When most people begin to invest they start with mutual funds or ETFs (exchange traded funds). Perhaps advancing into stocks after a while. Finally, with some experience and confidence under their belt, they try options. Options trading is not for the feint of heart. They can be quite volatile. There is a chance to double your money in a short period of time, but there is also a chance of losing it all. But with some education under your belt and a disciplined approach you can do quite well.
First, what are options? There are two types: puts and calls. A ‘put’ option gives the buyer the right to *sell* 100 shares of a certain stock at a certain price by a certain date. A ‘call’ option is the opposite — it gives the buyer the right to *buy* 100 shares of stock at a certain price by a certain date. In both cases the ‘certain price’ is called ‘strike price’ and the ‘certain date’ is the ‘expiration date’ of the option.
Options trading is done for many reasons. Typically people buy puts as insurance; you know you will always receive at least the strike price for your stock. Other people use calls and puts for short-term speculation where they feel strongly about a stock rising or falling in a short period of time. And, lastly, some investors (and professional traders) use the option’s time decay to generate recurring monthly income.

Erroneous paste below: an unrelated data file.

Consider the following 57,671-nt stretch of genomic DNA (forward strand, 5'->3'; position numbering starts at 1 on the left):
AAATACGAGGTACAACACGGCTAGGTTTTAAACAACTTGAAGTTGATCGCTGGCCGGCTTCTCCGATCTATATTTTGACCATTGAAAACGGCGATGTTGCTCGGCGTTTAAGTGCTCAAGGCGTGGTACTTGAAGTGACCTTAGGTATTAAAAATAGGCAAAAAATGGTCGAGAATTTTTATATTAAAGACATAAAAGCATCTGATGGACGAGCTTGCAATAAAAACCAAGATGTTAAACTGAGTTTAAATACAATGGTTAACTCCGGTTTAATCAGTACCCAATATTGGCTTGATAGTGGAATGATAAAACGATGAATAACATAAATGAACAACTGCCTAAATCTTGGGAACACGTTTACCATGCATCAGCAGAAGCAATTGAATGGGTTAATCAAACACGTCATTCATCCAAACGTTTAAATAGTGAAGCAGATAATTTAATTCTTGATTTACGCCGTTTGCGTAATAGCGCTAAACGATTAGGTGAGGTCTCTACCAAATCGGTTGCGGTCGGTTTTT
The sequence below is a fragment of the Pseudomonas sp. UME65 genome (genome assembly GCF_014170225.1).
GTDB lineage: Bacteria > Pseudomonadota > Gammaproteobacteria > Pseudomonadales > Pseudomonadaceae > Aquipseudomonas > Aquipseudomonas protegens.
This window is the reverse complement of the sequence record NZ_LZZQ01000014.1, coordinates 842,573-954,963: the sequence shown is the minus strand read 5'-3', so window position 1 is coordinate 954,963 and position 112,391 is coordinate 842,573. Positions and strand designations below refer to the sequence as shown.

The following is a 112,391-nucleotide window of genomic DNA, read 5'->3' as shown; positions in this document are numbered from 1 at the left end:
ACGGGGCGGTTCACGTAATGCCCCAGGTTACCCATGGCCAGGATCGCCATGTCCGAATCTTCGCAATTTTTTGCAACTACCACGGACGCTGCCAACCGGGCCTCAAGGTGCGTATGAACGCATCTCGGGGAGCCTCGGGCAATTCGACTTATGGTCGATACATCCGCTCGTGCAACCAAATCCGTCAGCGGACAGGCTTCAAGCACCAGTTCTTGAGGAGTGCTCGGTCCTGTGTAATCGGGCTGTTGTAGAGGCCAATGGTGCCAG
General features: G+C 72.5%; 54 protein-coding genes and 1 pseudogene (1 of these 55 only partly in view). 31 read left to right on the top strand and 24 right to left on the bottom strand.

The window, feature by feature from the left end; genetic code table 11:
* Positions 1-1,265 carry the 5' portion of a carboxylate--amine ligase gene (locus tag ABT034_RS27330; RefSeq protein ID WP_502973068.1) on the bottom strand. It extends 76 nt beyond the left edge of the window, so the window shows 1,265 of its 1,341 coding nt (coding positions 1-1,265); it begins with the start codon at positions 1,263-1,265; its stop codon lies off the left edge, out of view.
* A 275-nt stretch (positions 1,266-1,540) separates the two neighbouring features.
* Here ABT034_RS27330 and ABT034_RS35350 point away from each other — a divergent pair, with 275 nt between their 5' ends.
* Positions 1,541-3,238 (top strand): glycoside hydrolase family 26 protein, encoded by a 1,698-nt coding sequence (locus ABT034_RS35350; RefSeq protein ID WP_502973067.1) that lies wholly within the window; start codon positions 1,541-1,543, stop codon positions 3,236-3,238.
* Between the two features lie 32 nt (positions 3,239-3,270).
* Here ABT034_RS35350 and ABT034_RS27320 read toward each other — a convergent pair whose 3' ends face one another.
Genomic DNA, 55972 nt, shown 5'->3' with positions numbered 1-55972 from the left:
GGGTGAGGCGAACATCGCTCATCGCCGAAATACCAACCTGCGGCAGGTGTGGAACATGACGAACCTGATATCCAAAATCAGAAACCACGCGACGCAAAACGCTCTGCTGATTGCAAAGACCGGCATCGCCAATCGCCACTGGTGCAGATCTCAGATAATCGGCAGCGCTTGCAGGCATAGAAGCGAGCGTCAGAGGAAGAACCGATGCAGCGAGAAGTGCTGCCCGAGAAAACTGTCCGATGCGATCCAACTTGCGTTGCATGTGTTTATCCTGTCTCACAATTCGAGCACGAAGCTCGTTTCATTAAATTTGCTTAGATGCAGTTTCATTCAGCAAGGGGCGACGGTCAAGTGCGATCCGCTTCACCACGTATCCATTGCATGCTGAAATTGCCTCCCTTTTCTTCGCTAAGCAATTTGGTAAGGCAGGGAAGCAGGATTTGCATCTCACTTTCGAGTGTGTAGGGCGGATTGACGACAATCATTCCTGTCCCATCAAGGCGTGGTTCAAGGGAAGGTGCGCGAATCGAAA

When trading options there is a fundamental question of whether or not you should be a buyer or a seller of options. You can make money both ways but since options are a zero-sum game and the fact that the majority of options held until expiration expire worthless, the odds are in your favor if you are a seller of options instead of a buyer.
The simplest, most popular, and most conservative strategy for selling options is called ‘covered calls’ — a situation where an investor owns 100 or more shares of an underlying stock and then sells call options against that position. If the stock is above the strike price of the call option on expiration day then the investor can either buy the option back (if he wants to hold on to his stock) or let it get called away (where the buyer of the option will ‘exercise’ his right and force the seller of the option to sell him 100 shares at the previously agreed upon strike price).
Selling a call option on stock you already have puts a cap on your upside. You will never receive more than the strike price per share (although you can set the strike price to whatever value you like). The plus is that you receive premium (money) the day you sell the option, and that premium can be used to offset any decline in the stock. So you get some downside protection in exchange for putting a cap on the max you can make. In many cases you can make money even if the stock declines, as long as it goes down less than the premium you received.
Covered call investors have modern tools available to them to assist with the most time consuming parts of the strategy. Using a covered call screener to scan all possible investments is a huge time saver. The old way of doing it with a spreadsheet is laborious and seldom yields optimal results. Modern tools will incorporate earnings release dates and ex-dividend dates so that you get a complete picture of all possible trades.